Where to find scholarships for college

Lisa Fan
Lisa Fan is a senior at East Ridge High School in Woodbury, Minn.
Cappex stands out from other search engines in that it rates each scholarship on a scale of one to five stars on both application ease and competition.

With so many scholarships out there, where does one start looking?

I decided to do some hands-on exploring. I wanted to see which scholarship search websites were easiest to use to find the types of scholarships I wanted to apply for and which were the most user-friendly in general.

I used four popular websites that other teens had recommended: Fastweb, Cappex, Collegeboard and Scholarships.com.

My favorite was Cappex.com. Like the other websites I looked at, it is free to use. First, you must create an account to search for scholarships. Then you fill out a profile, including information such as your ethnicity, GPA, colleges of interest, possible majors and activities.

There were three categories of scholarships: Cappex scholarships, scholarships matched to my profile, and merit scholarships from the colleges I selected.

By clicking the Cappex scholarships tab, I learned that Cappex gives out thousands of dollars in scholarships every month, and all I needed to do to apply is to click the “apply” button. It doesn’t get easier than that.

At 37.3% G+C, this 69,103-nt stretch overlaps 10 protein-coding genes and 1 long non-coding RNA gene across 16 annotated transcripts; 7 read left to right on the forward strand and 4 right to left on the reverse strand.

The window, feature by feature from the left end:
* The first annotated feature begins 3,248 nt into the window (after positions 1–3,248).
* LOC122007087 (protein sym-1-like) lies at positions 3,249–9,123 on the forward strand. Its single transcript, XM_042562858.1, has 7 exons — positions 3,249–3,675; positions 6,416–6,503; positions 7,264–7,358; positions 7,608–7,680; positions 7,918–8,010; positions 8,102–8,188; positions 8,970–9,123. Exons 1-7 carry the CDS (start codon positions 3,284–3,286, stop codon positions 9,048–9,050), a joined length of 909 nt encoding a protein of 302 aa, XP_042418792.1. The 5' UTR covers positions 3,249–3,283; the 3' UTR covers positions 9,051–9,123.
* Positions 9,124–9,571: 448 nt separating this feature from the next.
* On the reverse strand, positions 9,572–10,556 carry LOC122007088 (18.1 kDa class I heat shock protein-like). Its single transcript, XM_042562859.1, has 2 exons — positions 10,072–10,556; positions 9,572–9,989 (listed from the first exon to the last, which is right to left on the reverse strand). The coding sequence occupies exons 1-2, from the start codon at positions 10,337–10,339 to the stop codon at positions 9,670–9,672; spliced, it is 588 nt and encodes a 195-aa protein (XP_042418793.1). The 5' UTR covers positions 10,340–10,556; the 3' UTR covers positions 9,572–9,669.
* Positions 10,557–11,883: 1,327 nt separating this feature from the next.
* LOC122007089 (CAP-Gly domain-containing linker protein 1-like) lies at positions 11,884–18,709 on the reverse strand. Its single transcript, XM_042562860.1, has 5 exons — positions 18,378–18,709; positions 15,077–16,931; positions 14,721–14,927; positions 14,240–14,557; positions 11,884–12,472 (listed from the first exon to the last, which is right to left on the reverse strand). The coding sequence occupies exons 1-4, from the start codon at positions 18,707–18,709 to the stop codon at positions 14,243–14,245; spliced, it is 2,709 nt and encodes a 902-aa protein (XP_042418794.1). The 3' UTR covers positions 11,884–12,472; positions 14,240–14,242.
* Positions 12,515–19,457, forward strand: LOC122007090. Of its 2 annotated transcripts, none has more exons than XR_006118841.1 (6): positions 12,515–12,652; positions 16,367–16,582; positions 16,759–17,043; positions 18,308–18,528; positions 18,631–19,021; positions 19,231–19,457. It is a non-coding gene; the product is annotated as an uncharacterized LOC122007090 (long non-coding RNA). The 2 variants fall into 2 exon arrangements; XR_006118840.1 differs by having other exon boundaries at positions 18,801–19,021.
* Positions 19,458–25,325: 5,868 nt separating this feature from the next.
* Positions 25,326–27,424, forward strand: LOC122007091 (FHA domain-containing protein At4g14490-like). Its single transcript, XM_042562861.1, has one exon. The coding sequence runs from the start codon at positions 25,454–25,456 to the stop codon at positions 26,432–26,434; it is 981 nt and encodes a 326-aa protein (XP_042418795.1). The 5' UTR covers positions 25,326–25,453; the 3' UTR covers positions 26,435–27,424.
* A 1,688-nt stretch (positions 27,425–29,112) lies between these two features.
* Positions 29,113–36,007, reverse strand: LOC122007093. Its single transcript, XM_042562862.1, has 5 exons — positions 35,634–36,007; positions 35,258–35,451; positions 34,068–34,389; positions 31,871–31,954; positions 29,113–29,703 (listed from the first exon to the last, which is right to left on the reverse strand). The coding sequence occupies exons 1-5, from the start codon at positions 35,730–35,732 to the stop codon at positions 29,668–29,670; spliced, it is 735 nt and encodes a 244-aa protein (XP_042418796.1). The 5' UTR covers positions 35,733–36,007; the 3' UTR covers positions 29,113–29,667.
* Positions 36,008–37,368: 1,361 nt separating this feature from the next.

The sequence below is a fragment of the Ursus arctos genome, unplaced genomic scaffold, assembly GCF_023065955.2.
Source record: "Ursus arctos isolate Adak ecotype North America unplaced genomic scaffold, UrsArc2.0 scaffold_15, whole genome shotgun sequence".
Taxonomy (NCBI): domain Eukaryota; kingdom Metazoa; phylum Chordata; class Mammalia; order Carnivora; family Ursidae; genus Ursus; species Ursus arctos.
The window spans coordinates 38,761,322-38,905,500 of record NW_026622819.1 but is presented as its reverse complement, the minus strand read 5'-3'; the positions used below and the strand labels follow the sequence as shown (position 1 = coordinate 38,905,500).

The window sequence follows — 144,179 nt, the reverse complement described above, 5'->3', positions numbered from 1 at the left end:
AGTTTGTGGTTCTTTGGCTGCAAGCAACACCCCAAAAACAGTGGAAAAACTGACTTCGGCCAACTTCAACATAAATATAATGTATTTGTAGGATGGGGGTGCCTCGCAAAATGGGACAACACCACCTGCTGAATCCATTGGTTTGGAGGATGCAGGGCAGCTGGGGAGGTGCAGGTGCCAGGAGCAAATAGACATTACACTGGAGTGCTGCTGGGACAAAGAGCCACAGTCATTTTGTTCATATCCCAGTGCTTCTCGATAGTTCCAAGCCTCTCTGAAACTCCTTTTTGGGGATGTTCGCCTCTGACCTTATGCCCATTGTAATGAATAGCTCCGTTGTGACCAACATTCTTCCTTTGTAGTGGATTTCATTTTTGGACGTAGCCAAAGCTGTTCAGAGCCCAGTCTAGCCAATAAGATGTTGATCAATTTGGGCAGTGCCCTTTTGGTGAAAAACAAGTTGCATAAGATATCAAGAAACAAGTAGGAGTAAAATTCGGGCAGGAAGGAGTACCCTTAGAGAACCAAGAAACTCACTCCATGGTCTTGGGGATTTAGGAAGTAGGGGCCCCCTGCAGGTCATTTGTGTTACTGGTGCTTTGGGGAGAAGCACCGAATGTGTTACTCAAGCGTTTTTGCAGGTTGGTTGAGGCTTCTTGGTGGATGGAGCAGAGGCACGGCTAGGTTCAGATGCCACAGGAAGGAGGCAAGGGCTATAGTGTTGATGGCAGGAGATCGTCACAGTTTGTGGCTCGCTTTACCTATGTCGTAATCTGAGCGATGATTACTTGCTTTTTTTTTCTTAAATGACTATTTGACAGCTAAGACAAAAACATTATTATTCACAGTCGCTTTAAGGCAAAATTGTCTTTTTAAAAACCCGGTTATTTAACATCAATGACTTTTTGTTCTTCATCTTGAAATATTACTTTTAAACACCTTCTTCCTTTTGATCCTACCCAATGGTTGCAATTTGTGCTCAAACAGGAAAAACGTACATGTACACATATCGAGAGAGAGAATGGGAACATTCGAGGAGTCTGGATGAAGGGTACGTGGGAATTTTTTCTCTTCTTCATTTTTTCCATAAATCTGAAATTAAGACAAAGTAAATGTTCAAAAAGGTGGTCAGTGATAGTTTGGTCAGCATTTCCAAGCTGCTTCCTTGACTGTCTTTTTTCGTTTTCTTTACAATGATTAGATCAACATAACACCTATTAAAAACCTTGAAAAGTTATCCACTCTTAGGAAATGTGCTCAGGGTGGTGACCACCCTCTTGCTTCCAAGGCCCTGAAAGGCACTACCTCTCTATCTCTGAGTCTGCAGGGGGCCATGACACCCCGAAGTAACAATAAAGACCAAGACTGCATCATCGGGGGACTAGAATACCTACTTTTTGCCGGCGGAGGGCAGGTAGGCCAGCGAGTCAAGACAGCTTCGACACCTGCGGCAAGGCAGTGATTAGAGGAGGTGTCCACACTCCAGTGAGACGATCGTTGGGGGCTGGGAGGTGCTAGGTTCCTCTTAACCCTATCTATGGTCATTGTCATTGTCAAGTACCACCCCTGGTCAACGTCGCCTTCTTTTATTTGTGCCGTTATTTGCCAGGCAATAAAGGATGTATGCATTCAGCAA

My general search came up with 50 scholarship matches, ranked in order based on the work required to apply and the amount of competition for them. You can add more information about yourself to get more matches. You also can mark each scholarship by whether you will apply, might apply, etc.

Cappex stands out from other search engines in that it rates each scholarship on a scale of one to five stars on both application ease and competition. Having that information is really helpful in deciding which scholarships to apply for.

I also liked that the information in my profile was reflected in the search results: Some scholarships were specifically for minorities like me. Some were for residents of Minnesota, where I live, and some were for people interested in majoring in mathematics, like me.

I saw right away that ScholarshipsPoints.com – where you can compete for scholarships by being active online — and the Achieve Scholarship for Minnesota teens were interesting based on few requirements, easy application, and low competition.